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The Brexit debate two years on

David Bush

July 21, 2018

It has been just over two years since Great Britain voted to leave the European Union (EU). With the final leave date set for March 29, 2019 Brexit negotiations between the UK and the EU have revealed deep divisions within the Tory party and the broader ruling class.

In the run-up to and shortly after the Brexit vote in the summer of 2016 many on the left sounded the alarm about the dangerous potential of Brexit for the UK, Europe, and even global politics.

Brexit was going to usher in a revanchist carnival of reaction. For the last two years people have linked Brexit and the rise of Trump, using them as a sort of shorthand to describe the dangerous rise of rightwing populism across Europe and North America. Is this linkage warranted? Two years on what has been has been the actual effect of Brexit?

Brexit predictions 

Many predicted Brexit would see the far-right’s electoral fortune improve. UKIP’s Nigel Farage was one of the most prominent Brexiters and it was assumed UKIP’s stunning growth in the lead up to 2016 referendum would balloon as result of the vote. The result has been quite the opposite, UKIP’s support has withered away. Farage has stepped down as leader and UKIP’s vote went from 12 percent in 2015 election 1.8 percent in the 2017 election.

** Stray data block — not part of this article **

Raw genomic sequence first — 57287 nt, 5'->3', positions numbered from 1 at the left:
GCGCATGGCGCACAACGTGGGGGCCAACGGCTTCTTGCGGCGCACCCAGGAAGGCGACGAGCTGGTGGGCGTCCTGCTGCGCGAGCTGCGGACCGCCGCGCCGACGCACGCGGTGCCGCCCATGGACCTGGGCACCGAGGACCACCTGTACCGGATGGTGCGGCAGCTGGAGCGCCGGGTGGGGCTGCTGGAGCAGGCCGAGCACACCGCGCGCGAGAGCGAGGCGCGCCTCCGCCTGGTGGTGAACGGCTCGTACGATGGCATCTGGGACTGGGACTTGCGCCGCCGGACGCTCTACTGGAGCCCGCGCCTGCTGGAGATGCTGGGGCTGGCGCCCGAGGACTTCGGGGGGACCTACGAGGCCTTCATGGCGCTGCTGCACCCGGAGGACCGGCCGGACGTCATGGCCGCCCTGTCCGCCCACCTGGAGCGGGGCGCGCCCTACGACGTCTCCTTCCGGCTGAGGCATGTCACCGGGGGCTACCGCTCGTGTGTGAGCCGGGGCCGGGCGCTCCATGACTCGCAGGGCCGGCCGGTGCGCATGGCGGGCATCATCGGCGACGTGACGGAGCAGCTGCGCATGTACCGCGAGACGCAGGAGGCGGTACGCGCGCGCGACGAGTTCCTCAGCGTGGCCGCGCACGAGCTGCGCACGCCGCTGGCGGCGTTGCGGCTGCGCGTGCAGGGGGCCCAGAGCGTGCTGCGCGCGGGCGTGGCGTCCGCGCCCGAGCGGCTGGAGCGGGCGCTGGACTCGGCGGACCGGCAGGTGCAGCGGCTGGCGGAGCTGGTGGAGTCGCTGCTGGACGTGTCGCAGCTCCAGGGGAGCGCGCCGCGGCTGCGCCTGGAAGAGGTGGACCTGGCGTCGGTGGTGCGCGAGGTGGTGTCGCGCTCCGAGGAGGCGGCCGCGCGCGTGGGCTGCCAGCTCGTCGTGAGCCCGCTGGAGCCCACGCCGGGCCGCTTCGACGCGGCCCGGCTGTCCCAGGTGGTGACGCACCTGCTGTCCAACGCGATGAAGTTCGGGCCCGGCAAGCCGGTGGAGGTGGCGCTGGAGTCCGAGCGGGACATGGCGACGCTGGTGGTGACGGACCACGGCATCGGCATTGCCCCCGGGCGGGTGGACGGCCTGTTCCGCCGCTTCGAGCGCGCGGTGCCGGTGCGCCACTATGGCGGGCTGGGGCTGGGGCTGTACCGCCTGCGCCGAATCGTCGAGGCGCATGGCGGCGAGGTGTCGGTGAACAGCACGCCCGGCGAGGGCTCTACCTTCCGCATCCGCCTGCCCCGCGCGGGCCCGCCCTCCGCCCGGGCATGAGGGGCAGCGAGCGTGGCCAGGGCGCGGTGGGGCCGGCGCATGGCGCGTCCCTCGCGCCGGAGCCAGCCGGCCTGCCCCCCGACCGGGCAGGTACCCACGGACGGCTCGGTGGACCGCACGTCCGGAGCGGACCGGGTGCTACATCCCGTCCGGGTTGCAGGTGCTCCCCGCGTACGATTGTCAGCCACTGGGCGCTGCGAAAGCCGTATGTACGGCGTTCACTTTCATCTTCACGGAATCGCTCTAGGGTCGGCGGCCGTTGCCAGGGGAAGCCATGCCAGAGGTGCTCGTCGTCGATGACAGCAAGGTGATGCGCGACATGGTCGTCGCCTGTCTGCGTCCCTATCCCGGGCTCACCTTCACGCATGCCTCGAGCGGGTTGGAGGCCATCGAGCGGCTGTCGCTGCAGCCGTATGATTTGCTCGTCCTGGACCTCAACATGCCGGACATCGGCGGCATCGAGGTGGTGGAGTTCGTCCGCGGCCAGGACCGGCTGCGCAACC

It was also feared that Boris Johnson or Michael Gove, the hard rightwing of the Tory party, would be elevated to leadership in the wake of the vote. Theresa May, a Remain supporter in fact won the leadership. Johnson became foreign secretary and recently resigned this post, while Gove was initially sacked from cabinet after May won and brought back later as environment secretary.

It was also assumed that the Brexit vote would make it impossible for Labour and Jeremy Corbyn to win. The Liberal-Democrats, who vigorously supported Remain, was set to eat into Labour’s vote. Some Remain supporters, especially those on the right-wing of the Labour Party, saw Corbyn’s Brexit campaign for Remain as ineffectual, with 37 percent of Labour Party members voting for Leave. Some feared that Corbyn’s subsequent acceptance of the Brexit result would cut him off from Remain voters and hurt Labour’s election chances.

The 2017 general election election we were told was going to be all about Brexit. While the media, the Blairite wing of the Labour Party and the Tories all acted upon this premise, Corbyn effectively made the election about public services and inequality. Brexit, it turned out, was not the ballot question.

The result of the election was a stunning near victory for Labour. Corbyn’s Labour Party won 40 percent of the vote, drastically increased their seat count and took away the Tory majority. The Lib Dems, Greens and the SNP, which all backed Remain, lost votes. This was not because the election was about Brexit, rather because Corbyn had made the election about healthcare, education, housing and public services.  

The contradictions of Brexit